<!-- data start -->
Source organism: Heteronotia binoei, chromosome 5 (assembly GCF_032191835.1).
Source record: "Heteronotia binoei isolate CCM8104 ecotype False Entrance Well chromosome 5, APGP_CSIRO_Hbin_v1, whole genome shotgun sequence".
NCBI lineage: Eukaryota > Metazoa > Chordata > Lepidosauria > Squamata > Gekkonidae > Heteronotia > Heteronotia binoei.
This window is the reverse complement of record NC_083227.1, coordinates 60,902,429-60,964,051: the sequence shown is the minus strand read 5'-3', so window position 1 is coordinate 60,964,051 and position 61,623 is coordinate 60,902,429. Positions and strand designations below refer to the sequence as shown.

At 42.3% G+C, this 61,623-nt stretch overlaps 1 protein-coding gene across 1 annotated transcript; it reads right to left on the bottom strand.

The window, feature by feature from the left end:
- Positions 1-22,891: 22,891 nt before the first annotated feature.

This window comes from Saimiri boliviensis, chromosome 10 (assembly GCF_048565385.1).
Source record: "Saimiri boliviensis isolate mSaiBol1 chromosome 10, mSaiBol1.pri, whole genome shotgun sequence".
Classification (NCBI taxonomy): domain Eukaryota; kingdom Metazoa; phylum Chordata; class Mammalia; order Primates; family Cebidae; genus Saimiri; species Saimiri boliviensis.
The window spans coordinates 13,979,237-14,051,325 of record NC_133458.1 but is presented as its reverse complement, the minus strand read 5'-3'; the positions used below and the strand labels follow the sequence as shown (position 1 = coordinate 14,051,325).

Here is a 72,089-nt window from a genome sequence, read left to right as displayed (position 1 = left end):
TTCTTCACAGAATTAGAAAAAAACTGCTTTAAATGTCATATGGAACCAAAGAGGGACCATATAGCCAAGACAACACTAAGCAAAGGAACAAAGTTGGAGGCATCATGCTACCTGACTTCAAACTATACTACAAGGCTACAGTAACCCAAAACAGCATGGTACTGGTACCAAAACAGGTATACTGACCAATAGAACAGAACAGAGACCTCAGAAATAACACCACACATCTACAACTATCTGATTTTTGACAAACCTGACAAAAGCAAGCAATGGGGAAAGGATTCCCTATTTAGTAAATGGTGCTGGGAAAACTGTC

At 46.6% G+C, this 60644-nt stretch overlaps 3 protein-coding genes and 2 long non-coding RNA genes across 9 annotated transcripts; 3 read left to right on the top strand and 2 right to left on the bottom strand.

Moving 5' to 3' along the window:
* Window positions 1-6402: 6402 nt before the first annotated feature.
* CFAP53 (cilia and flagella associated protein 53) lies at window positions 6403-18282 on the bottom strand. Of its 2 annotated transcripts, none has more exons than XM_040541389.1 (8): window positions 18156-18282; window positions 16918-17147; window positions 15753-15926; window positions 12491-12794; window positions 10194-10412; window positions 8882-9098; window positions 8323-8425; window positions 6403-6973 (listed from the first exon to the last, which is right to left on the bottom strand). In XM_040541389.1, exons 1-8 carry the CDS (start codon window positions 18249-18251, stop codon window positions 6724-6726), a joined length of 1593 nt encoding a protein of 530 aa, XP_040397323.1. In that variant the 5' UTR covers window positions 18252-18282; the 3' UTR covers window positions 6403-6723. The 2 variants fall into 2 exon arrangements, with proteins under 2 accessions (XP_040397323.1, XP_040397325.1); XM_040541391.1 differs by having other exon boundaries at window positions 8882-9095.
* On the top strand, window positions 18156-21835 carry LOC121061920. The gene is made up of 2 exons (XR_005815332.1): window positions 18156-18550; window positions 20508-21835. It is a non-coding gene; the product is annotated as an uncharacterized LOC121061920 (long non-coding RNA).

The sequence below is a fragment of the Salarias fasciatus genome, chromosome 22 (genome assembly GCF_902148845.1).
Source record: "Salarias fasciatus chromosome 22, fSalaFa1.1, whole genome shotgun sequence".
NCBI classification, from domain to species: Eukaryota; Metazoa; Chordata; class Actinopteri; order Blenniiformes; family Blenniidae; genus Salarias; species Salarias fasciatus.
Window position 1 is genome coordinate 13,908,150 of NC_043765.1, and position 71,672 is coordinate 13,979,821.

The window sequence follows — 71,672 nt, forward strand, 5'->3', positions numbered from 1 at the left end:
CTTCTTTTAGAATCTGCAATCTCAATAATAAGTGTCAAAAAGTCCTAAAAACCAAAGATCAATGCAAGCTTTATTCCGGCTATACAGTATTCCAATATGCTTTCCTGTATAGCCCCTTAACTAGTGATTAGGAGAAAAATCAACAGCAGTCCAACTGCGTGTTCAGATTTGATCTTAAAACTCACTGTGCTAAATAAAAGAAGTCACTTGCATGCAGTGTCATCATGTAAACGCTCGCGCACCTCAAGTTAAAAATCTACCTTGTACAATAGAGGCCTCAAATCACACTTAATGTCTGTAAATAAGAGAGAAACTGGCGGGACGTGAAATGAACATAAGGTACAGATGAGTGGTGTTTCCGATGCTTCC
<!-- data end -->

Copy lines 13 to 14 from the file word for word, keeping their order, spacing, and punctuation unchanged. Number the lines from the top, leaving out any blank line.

TTCTTCACAGAATTAGAAAAAAACTGCTTTAAATGTCATATGGAACCAAAGAGGGACCATATAGCCAAGACAACACTAAGCAAAGGAACAAAGTTGGAGGCATCATGCTACCTGACTTCAAACTATACTACAAGGCTACAGTAACCCAAAACAGCATGGTACTGGTACCAAAACAGGTATACTGACCAATAGAACAGAACAGAGACCTCAGAAATAACACCACACATCTACAACTATCTGATTTTTGACAAACCTGACAAAAGCAAGCAATGGGGAAAGGATTCCCTATTTAGTAAATGGTGCTGGGAAAACTGTC

At 46.6% G+C, this 60644-nt stretch overlaps 3 protein-coding genes and 2 long non-coding RNA genes across 9 annotated transcripts; 3 read left to right on the top strand and 2 right to left on the bottom strand.